To learn more about how Cherokee can be a positive change agent in your community, please see Renovating Board-Ups, or Cherokee Restores Contaminated Properties, or call Jay Wolfkind at (732) 741-2000.

To learn more about how economic development and environmental protection interact, and see both sides of the debate on this issue, we offer the following additional Internet resources:

  • The U.S. Environmental Protection Agency (EPA) website provides access to a broad set of resources for communities, including directories of community grants and financial assistance. It also provides links to tools for community action, EPA contacts and other information sources.
  • The International Council for Local Environmental Initiatives (ICLEI)is an international environmental agency for local governments. It serves as a clearinghouse on sustainable development and environmental protection policies, programs and techniques, initiates joint projects or campaigns among groups of local governments, organizes training programs, and publishes reports and technical manuals on state of the art environmental management policies.

  • The Sustainable Communities Network (SCN) connects citizens with resources to implement programs to restore the economic, environmental, and social health and vitality of their communties.

  • The Sustainable Communities Program brings together government officials, environmental regulators, academic researchers, business people, non-government organizational staff, and others to work on environmental issues in the northeastern United States and Canada.

Additional Recommended Reading

  • The Ecology of Place: Planning for Environment, Economy, and Community. (Beatley + Manning, Island Press, 1997)
    This book presents a holistic approach to repairing and enhancing communities by introducing a vision of sustainable places that considers not just the physical layout of a development but the broad set of ways in which communities are organized and operate.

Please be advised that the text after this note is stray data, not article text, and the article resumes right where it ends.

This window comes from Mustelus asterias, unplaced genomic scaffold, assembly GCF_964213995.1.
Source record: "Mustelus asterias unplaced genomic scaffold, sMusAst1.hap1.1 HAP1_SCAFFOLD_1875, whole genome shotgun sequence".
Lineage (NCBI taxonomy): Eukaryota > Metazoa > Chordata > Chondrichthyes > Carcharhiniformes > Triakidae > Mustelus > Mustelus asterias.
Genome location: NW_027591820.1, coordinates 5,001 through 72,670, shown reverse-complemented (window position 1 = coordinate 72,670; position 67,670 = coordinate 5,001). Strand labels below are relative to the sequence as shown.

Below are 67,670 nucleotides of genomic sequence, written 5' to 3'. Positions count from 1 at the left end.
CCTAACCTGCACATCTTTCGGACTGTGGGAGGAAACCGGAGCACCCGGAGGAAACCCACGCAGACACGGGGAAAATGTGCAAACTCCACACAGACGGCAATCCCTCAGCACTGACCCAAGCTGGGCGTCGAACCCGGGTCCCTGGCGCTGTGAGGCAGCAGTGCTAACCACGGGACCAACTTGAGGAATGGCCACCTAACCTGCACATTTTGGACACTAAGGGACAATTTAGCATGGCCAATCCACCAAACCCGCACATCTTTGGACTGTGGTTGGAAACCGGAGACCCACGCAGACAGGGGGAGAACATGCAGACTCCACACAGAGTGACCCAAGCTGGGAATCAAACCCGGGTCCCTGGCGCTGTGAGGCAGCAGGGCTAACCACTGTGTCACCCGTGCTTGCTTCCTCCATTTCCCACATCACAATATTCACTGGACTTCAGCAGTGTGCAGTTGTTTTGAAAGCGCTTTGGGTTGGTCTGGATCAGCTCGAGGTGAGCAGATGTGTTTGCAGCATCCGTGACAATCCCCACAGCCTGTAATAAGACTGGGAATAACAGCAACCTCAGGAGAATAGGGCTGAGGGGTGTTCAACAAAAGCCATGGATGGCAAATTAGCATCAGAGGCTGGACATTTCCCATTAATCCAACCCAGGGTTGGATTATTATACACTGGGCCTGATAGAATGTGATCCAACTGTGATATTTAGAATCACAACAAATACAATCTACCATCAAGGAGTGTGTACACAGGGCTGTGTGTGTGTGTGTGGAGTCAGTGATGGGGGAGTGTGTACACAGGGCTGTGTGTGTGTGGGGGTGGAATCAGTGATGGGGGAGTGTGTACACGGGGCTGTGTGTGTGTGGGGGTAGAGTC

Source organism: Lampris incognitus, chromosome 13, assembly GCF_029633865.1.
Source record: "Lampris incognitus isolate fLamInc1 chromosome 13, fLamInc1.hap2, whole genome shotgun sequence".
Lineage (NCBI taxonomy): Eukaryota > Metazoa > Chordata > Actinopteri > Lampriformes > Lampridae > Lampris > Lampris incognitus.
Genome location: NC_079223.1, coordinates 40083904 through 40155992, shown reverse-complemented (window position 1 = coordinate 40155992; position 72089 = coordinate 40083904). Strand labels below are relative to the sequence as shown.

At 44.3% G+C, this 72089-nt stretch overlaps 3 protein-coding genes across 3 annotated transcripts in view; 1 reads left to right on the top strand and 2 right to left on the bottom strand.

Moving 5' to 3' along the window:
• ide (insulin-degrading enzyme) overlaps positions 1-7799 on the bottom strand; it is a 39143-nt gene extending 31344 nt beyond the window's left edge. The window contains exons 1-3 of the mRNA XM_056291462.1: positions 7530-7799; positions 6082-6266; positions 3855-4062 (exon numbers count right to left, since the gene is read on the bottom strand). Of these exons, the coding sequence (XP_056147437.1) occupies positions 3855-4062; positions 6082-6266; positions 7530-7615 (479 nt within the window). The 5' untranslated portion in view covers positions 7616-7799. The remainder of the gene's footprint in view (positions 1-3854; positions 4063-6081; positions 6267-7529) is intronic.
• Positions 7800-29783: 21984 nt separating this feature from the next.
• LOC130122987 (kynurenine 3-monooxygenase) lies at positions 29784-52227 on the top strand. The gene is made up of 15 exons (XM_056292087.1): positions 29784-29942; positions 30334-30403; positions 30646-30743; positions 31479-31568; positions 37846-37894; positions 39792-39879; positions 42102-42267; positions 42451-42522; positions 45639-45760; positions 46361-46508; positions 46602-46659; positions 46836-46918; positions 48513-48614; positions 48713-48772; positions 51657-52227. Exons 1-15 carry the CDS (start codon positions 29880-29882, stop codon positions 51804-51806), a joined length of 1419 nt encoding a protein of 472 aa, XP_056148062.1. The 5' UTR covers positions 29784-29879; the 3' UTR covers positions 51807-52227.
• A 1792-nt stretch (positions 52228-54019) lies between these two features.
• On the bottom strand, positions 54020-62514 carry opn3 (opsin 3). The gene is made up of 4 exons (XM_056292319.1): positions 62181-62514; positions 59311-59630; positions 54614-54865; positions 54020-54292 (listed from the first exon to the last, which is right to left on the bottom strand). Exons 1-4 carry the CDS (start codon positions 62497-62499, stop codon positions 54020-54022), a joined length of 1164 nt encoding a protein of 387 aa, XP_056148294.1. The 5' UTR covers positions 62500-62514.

• For the Common Good: Redirecting the Economy Toward Community, the Environment, and a Sustainable Future. (Daly + Cobb, Beacon Press, 1989)
    In this book, the authors demonstrate how conventional economics and a growth-oriented industrial economy have led us to the brink of environmental disaster, and show the possibility of a different future.
  • Earth in the Balance: Ecology and the Human Spirit. (Al Gore, Houghton Mifflin, 1992)
    This book probes the roots of the environmental crisis and offers a forceful vision of a new, more sustainable path.
  • President's Council on Sustainable Development. Towards a Sustainable America: Advancing Prosperity, Opportunity, and a Healthy Environment for the 21st Century (1999)
    This third and final report highlights 140 ways we can improve our economy, protect our environment, and improve our quality of life. This resource can be found online at:
  • Sustainable Cities: Concepts and Strategies for Eco-City Development. (Walter, et al, Eco-Home Media, 1992)
    This is a tool for architects, developers, planners, environmentalists, educators, public officials and anyone else interested in the hands-on process of bringing the built environment and natural environment into harmony. To obtain this resource contact
      Eco-Home Media,
      4344 Russell Ave,
      Los Angeles, CA
      Tel: 213.662.5207

    If you are aware of additional resources that are especially useful or current, and would like us to consider adding them to our links and resources, please send us a quick note using our webform on our Contact Us page.

    Thank you for your interest in joining Cherokee in our desire to protect the environment while fostering the social and economic development of our communities. This is a critical topic for everyone, as a clean sustainable environment is fundamental to our survival.